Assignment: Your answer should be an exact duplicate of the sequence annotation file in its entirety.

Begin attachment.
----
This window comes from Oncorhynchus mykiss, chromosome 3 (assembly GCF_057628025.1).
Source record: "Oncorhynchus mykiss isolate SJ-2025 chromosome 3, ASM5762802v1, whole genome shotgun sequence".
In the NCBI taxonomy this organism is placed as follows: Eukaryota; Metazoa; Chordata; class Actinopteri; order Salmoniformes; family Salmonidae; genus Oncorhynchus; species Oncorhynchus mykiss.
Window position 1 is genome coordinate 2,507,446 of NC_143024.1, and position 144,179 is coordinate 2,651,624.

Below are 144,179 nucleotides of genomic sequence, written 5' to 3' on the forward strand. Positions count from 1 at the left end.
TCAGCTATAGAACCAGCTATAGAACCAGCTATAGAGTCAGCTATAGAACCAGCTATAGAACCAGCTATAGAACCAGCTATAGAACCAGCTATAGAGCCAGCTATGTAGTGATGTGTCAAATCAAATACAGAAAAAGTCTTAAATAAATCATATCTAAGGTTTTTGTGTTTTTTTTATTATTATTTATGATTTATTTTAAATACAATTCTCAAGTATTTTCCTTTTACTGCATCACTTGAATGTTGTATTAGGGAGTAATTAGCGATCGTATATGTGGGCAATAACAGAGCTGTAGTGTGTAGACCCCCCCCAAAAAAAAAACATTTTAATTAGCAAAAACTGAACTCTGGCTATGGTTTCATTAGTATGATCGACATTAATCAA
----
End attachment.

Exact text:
This window comes from Oncorhynchus mykiss, chromosome 3 (assembly GCF_057628025.1).
Source record: "Oncorhynchus mykiss isolate SJ-2025 chromosome 3, ASM5762802v1, whole genome shotgun sequence".
In the NCBI taxonomy this organism is placed as follows: Eukaryota; Metazoa; Chordata; class Actinopteri; order Salmoniformes; family Salmonidae; genus Oncorhynchus; species Oncorhynchus mykiss.
Window position 1 is genome coordinate 2,507,446 of NC_143024.1, and position 144,179 is coordinate 2,651,624.

Below are 144,179 nucleotides of genomic sequence, written 5' to 3' on the forward strand. Positions count from 1 at the left end.
TCAGCTATAGAACCAGCTATAGAACCAGCTATAGAGTCAGCTATAGAACCAGCTATAGAACCAGCTATAGAACCAGCTATAGAACCAGCTATAGAGCCAGCTATGTAGTGATGTGTCAAATCAAATACAGAAAAAGTCTTAAATAAATCATATCTAAGGTTTTTGTGTTTTTTTTATTATTATTTATGATTTATTTTAAATACAATTCTCAAGTATTTTCCTTTTACTGCATCACTTGAATGTTGTATTAGGGAGTAATTAGCGATCGTATATGTGGGCAATAACAGAGCTGTAGTGTGTAGACCCCCCCCAAAAAAAAAACATTTTAATTAGCAAAAACTGAACTCTGGCTATGGTTTCATTAGTATGATCGACATTAATCAA